Fashioning Masks and Making Do with Dr. Nancy Hills

Nancy Hills has designed costumes for theatrical productions all over the United States, many put on at the Caine College of the Arts. The designs have been displayed at several locations, including the International Prague Quadrennial held in the Czech Republic , and have garnered her prestigious awards.  Her research of historical clothing has taken her all over the world, where she is able to examine historical garments up close and observe historical trends in the clothing you wouldn’t be able to see by just looking at a picture. 

With today’s circumstances, face masks have become a new piece of daily fashion here in the United States and around the world, so it was fitting that this episode’s conversation was with Nancy Hills, professor in the Caine College of the Arts and researcher of historical clothing. 

Nancy believes that the wearing of masks has become and enterprise and a statement. If you wear a mask you’re concerned about yourself and your fellow man. It will evolve into more American ingenuity (she has a graduate student who has opened an etsy account selling masks), and says a lot about who we are and where we are. Even though she believes it could be giving people a false sense of security, Nancy has noticed more and more people wearing masks, and thinks it is representative of the gravitas of this situation.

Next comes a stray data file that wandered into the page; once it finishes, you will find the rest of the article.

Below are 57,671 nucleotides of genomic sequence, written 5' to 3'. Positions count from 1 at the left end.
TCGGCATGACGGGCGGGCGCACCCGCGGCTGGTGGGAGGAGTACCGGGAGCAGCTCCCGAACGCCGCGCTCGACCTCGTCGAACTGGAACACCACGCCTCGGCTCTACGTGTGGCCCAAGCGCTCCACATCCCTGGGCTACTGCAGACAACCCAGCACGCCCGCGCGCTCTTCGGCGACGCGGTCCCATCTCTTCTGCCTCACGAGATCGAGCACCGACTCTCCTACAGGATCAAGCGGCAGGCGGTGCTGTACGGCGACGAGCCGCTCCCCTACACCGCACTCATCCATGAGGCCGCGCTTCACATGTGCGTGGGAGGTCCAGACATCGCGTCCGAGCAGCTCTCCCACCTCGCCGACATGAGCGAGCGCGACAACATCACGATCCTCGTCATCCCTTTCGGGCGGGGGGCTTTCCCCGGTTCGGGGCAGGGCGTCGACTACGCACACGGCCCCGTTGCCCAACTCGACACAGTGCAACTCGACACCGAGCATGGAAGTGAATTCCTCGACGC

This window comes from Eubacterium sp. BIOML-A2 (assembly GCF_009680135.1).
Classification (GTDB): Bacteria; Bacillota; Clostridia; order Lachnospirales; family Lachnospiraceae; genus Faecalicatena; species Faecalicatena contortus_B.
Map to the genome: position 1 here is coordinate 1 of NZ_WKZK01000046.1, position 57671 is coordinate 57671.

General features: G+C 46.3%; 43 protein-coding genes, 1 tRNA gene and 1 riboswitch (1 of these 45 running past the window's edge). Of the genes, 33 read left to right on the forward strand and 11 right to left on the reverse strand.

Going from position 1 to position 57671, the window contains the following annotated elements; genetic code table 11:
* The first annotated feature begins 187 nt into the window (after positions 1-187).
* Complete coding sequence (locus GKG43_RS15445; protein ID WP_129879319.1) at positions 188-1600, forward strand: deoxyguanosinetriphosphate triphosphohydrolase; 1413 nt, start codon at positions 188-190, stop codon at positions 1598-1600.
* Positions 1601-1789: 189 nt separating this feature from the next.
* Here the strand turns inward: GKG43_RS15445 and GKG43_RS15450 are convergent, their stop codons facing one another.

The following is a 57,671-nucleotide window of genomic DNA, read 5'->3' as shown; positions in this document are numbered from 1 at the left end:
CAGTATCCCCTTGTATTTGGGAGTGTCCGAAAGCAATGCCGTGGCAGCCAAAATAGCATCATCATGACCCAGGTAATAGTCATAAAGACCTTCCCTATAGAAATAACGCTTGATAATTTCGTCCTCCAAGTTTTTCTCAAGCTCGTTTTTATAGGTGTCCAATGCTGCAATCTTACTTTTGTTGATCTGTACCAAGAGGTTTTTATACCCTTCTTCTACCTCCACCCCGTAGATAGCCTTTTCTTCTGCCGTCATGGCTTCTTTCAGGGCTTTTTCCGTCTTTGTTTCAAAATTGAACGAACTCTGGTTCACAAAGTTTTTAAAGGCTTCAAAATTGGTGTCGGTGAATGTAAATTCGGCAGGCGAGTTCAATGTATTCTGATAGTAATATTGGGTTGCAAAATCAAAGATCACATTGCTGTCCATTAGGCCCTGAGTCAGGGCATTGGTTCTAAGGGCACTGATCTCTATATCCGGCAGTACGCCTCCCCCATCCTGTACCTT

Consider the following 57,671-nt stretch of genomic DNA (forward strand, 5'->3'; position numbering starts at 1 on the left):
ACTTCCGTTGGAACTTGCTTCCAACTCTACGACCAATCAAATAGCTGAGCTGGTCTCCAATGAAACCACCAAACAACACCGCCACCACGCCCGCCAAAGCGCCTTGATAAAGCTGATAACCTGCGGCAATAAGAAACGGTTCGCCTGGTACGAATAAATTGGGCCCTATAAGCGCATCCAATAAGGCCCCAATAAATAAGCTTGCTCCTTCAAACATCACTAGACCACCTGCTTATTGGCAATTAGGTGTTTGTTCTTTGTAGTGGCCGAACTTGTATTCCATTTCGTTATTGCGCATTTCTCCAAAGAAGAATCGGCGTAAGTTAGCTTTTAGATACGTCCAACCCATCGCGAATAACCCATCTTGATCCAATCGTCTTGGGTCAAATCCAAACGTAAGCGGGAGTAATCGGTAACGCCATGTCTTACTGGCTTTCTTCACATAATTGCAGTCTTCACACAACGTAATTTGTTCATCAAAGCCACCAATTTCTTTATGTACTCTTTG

As a researcher of historical clothing, there are several other examples Nancy gave of how clothing reflects the times and situations society experiences. In both world wars, there were ways of displaying ones patriotism through clothing. In the United Kingdom, people began to wear very simple clothing. Expensive jewelry and fabrics were considered bad taste, as the resources that went into making elaborate outfits could be going to the war effort. 

Clothing was rationed during World War Two in the United Kingdom, so lots of effort and resources were put into making more “low end” clothes that were still well designed, well manufactured, and approved by the government. This led to more space being made on shipping containers and more availability in factories, which were both put towards the war effort. Additionally, the production of clothing items that weren’t “necessary” such as silk stockings were halted, which led to a boom in those items when the war was over. 

According to Nancy, crises can also lead to changes in the design of clothing. When World War 1 broke out there was a huge influx of women filling the roles that men usually filled. Thus, women needed more flexibility and mobility than was provided to them wearing cinched corsets. By necessity, women began to wear fuller, shorter skirts, more practical shoes, and relaxed, looser jackets. Before World War Two, men were still carrying their watches in their pockets. But a wristwatch was more practical for flying an airplane or driving a vehicle, so those became a much more common accessory. Military coats were heavy and made of wool.  But during World War Two Burberry was commissioned to make light weight cotton coats, which are what we now commonly call a trench coat. 

It is not out of the ordinary for people to adapt their fashion based on what is going on in the world. Nancy believes that it is actually a healthy place to be, saying, “it’s heartening seeing people wanting to help others and themselves.” We appreciate Nancy for taking the time to talk to us and be a part of the Instead podcast. 

Written by Jeremy Ludwig